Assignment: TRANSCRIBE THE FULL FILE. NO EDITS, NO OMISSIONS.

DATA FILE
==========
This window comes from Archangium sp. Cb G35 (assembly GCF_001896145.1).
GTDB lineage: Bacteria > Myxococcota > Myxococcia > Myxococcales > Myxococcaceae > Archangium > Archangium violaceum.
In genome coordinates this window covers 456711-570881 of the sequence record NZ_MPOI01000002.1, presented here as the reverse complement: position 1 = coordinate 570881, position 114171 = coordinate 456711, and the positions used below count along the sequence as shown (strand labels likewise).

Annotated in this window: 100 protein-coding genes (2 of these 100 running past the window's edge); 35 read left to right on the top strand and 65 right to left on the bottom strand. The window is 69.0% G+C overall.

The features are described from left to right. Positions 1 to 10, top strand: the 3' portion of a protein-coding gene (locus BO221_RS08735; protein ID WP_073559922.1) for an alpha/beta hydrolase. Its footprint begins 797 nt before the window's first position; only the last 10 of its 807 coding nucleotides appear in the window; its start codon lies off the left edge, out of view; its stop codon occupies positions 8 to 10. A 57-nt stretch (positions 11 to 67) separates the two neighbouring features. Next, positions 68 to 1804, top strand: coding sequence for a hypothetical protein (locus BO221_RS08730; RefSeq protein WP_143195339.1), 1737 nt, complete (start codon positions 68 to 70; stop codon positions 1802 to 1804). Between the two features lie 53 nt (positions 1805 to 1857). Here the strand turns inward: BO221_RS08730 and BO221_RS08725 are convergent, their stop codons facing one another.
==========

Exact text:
This window comes from Archangium sp. Cb G35 (assembly GCF_001896145.1).
GTDB lineage: Bacteria > Myxococcota > Myxococcia > Myxococcales > Myxococcaceae > Archangium > Archangium violaceum.
In genome coordinates this window covers 456711-570881 of the sequence record NZ_MPOI01000002.1, presented here as the reverse complement: position 1 = coordinate 570881, position 114171 = coordinate 456711, and the positions used below count along the sequence as shown (strand labels likewise).

Annotated in this window: 100 protein-coding genes (2 of these 100 running past the window's edge); 35 read left to right on the top strand and 65 right to left on the bottom strand. The window is 69.0% G+C overall.

The features are described from left to right. Positions 1 to 10, top strand: the 3' portion of a protein-coding gene (locus BO221_RS08735; protein ID WP_073559922.1) for an alpha/beta hydrolase. Its footprint begins 797 nt before the window's first position; only the last 10 of its 807 coding nucleotides appear in the window; its start codon lies off the left edge, out of view; its stop codon occupies positions 8 to 10. A 57-nt stretch (positions 11 to 67) separates the two neighbouring features. Next, positions 68 to 1804, top strand: coding sequence for a hypothetical protein (locus BO221_RS08730; RefSeq protein WP_143195339.1), 1737 nt, complete (start codon positions 68 to 70; stop codon positions 1802 to 1804). Between the two features lie 53 nt (positions 1805 to 1857). Here the strand turns inward: BO221_RS08730 and BO221_RS08725 are convergent, their stop codons facing one another.